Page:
Who’s the Hero in Your Business?

Who’s the Hero in Your Business?

Reader Comments (20)

  1. Nice post Brian. All of a sudden, I feel like playing a game where I’m the hero!

    But seriously, your right. Our community down to each reader and engager, they are the heroes. Sometimes I think of the writer as the humble leader but a guide or Sage describes the roll well.

    Thanks again!

  2. Brian, I completely agree with you. I decided to give that concept a try with a client of mine and I was amazed by the results.

    People were calling and emailing my customer to tell him how different he is from all other merchants selling the same stuff that he does.

    And not only they were calling and emailing him they were buying from him (and continue to do so).

  3. Brian, give us 3 actionable tips we can use today on our blog or social media to ‘be the sage’. I understand what you’re talking about but it’d be more useful if you told us how to do it.

  4. “People care about themselves. They care about their problems and desires.”

    I’ve been surprised by how interested in ME my customers are. I find that they don’t just want to buy from me, they want to be friends with me. They like my social media updates about my family as much as my career tips. Actually, more so.

    Is that because I sell coaching and courses and I’m part of the product? Or is that universal to a business?

  5. Reading this reminded me of when I used to teach ESL in China.

    Each new teacher I saw didn’t know what to do. They may have taught in their country, but that didn’t help much teaching in China.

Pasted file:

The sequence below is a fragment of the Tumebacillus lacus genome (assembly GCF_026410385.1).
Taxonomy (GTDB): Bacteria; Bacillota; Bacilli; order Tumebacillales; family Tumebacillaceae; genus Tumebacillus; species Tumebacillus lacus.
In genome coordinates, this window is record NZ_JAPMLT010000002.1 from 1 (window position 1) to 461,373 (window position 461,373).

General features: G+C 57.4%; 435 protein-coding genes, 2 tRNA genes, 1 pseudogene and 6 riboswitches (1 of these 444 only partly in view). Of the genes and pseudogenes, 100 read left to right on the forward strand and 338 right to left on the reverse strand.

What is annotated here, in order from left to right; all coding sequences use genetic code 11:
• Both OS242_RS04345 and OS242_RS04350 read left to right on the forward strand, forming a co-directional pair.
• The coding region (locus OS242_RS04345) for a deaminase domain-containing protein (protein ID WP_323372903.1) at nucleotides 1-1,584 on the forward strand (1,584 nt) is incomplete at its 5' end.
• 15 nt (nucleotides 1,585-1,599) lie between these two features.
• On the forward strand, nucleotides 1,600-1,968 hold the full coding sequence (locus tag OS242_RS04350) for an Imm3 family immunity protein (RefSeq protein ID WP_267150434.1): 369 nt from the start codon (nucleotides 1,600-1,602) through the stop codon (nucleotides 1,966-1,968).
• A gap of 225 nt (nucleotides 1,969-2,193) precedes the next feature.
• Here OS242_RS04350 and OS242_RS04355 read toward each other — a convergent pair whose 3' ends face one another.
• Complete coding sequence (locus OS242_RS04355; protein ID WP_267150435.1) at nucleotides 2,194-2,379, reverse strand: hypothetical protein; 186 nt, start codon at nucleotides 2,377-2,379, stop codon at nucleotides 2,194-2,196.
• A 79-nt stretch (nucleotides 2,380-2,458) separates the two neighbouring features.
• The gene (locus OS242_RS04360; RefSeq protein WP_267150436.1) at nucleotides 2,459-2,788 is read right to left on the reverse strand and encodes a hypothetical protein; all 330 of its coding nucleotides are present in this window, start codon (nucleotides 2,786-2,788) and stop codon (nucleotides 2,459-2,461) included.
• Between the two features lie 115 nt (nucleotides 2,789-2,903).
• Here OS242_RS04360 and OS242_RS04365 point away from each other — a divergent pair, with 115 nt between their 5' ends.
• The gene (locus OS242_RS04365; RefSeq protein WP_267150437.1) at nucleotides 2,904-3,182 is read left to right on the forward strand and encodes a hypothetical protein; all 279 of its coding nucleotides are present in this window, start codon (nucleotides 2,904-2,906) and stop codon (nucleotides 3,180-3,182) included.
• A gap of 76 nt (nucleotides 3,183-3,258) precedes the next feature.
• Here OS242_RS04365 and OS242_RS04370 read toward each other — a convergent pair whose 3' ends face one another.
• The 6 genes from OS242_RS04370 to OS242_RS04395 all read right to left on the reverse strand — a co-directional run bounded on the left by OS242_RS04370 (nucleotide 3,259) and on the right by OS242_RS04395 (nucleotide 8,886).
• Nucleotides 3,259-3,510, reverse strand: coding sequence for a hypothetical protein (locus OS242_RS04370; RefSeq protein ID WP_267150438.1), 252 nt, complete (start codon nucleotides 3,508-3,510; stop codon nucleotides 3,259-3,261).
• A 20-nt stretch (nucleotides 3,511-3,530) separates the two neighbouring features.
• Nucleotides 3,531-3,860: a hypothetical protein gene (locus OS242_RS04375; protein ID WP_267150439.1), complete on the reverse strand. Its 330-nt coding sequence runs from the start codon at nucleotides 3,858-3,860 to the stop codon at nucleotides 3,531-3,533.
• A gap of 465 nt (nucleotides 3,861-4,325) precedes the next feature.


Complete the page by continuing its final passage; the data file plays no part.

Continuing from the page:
They needed help, and fast. In their desperation they’d turn to any authority, and were quite happy to take ideas from someone like me, who’d been around for 5 years.

    If people can see that what you’re doing is working then they’ll be quite interested in your sagely advice, and come looking for it again.

  6. So funny you write about this today Brian. I was listening to a story about the early gold miners and the ones who actually got rich- the people who sold them picks, shovels and other supplies- the tools they needed to do their jobs. Instead of trying to be the “hero” in my niche, I’ve been trying to wrap my head around developing services and products to serve the heroes in the niche.
    Others can be the heroes. I’m not terribly good at hero-work anyways 🙂
    Nice article. Succinct.

    • I think that’s a great way of thinking about your business. You are there to make your customers the heroes of their own company because you have the tools they need to do it. Your product makes them look good because suddenly they are more efficient, more cost-effective, more [insert benefit here].

  7. In some ways, being the Sage instead of the Hero takes some pressure off too. Yes, my content needs to be superb. But sometimes that pressure makes it feel like it’s, “all me (and my content) all the time!” But if my job is to “help and guide” through my content, it’s less about me, more about my reader, and that, somehow, is less daunting.

  8. SO true! Made me think of the fact that Sages tend to teach lesson using lots of mediums. For example, a sage may use a story, then turn around and use a prop to teach the same principle differently, then he may put the student in a situation that will reinforce the lessons he has been teaching. As sages we should diversify our “teaching” methods, but with the insight that its not about us but about our “students”.

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